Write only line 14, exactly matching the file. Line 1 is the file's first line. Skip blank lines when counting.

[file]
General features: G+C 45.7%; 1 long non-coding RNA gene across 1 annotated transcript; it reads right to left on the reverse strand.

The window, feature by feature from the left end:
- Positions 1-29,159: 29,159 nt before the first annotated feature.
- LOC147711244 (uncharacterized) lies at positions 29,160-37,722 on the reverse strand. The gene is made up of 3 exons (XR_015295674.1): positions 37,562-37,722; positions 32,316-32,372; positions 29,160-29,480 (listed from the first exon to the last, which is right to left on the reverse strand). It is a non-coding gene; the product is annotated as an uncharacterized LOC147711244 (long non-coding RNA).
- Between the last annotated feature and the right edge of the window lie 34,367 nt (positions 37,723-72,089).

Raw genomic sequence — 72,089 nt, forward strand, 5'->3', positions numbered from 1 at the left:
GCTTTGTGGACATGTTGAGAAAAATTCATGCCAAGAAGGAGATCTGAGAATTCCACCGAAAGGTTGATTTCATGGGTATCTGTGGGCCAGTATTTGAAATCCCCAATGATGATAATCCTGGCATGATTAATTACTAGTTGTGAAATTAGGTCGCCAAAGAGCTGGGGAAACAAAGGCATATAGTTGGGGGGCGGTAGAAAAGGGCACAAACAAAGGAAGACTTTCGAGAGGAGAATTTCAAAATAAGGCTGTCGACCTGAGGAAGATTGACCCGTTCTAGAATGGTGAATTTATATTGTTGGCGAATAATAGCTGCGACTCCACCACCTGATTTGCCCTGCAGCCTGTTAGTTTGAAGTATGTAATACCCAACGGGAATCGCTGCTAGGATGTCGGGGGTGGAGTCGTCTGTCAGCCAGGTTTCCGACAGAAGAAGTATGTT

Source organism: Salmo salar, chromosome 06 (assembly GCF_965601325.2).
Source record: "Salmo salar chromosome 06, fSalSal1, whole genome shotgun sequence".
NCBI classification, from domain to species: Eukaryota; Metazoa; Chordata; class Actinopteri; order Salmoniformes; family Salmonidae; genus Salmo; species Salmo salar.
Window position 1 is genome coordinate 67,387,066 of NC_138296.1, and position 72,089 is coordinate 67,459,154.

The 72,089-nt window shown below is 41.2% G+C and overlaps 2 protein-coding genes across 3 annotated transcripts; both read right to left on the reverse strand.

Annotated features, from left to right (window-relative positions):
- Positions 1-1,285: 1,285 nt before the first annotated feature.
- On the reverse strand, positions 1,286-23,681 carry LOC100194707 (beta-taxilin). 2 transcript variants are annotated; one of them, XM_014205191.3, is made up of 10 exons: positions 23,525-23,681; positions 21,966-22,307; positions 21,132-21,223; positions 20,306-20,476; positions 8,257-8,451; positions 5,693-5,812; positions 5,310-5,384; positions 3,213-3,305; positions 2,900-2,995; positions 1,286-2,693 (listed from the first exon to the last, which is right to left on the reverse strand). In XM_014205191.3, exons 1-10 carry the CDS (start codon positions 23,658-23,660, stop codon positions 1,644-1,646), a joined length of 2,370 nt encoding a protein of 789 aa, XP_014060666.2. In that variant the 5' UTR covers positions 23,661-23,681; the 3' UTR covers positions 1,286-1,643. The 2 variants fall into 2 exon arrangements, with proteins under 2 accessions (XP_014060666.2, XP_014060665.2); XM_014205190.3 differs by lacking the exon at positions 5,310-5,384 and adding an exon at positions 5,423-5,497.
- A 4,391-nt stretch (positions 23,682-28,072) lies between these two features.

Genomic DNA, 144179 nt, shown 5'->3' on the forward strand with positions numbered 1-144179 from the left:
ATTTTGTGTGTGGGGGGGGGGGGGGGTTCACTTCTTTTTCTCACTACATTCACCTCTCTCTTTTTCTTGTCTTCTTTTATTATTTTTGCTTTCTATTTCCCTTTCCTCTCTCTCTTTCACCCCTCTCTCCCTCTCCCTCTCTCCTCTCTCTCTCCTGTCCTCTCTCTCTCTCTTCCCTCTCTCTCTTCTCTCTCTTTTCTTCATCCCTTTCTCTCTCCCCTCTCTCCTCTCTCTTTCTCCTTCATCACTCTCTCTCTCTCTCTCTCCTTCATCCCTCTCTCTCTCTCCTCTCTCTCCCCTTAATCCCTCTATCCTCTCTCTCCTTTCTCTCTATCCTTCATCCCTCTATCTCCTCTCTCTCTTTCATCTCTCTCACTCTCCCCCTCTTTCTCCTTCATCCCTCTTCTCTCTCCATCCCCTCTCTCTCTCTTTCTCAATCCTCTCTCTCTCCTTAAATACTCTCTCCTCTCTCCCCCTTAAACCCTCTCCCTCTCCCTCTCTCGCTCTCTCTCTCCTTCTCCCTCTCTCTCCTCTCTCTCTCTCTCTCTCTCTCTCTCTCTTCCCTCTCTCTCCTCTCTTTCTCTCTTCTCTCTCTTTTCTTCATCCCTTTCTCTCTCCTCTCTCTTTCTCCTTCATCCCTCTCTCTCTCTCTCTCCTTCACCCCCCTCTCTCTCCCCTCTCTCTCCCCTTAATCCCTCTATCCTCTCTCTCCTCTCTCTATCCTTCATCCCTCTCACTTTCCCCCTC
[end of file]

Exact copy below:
- Positions 1-1,285: 1,285 nt before the first annotated feature.